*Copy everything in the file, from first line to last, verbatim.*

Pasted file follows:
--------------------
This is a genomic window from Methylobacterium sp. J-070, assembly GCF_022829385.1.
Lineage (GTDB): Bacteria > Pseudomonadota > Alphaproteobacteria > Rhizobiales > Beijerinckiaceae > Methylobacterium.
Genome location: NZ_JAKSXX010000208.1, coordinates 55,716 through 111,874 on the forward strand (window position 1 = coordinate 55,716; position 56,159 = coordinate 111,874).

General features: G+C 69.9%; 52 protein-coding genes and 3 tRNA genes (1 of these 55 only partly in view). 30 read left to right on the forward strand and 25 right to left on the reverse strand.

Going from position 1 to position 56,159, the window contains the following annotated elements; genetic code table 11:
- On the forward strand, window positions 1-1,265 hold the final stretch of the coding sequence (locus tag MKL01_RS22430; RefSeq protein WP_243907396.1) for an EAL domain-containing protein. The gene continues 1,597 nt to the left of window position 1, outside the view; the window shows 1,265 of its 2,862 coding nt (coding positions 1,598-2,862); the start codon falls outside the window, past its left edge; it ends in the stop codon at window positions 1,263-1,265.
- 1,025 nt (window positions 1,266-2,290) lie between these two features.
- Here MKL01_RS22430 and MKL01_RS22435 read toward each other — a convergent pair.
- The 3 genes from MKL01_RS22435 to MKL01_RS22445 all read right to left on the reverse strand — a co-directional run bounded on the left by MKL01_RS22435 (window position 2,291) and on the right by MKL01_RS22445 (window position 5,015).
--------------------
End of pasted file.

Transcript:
This is a genomic window from Methylobacterium sp. J-070, assembly GCF_022829385.1.
Lineage (GTDB): Bacteria > Pseudomonadota > Alphaproteobacteria > Rhizobiales > Beijerinckiaceae > Methylobacterium.
Genome location: NZ_JAKSXX010000208.1, coordinates 55,716 through 111,874 on the forward strand (window position 1 = coordinate 55,716; position 56,159 = coordinate 111,874).

General features: G+C 69.9%; 52 protein-coding genes and 3 tRNA genes (1 of these 55 only partly in view). 30 read left to right on the forward strand and 25 right to left on the reverse strand.

Going from position 1 to position 56,159, the window contains the following annotated elements; genetic code table 11:
- On the forward strand, window positions 1-1,265 hold the final stretch of the coding sequence (locus tag MKL01_RS22430; RefSeq protein WP_243907396.1) for an EAL domain-containing protein. The gene continues 1,597 nt to the left of window position 1, outside the view; the window shows 1,265 of its 2,862 coding nt (coding positions 1,598-2,862); the start codon falls outside the window, past its left edge; it ends in the stop codon at window positions 1,263-1,265.
- 1,025 nt (window positions 1,266-2,290) lie between these two features.
- Here MKL01_RS22430 and MKL01_RS22435 read toward each other — a convergent pair.
- The 3 genes from MKL01_RS22435 to MKL01_RS22445 all read right to left on the reverse strand — a co-directional run bounded on the left by MKL01_RS22435 (window position 2,291) and on the right by MKL01_RS22445 (window position 5,015).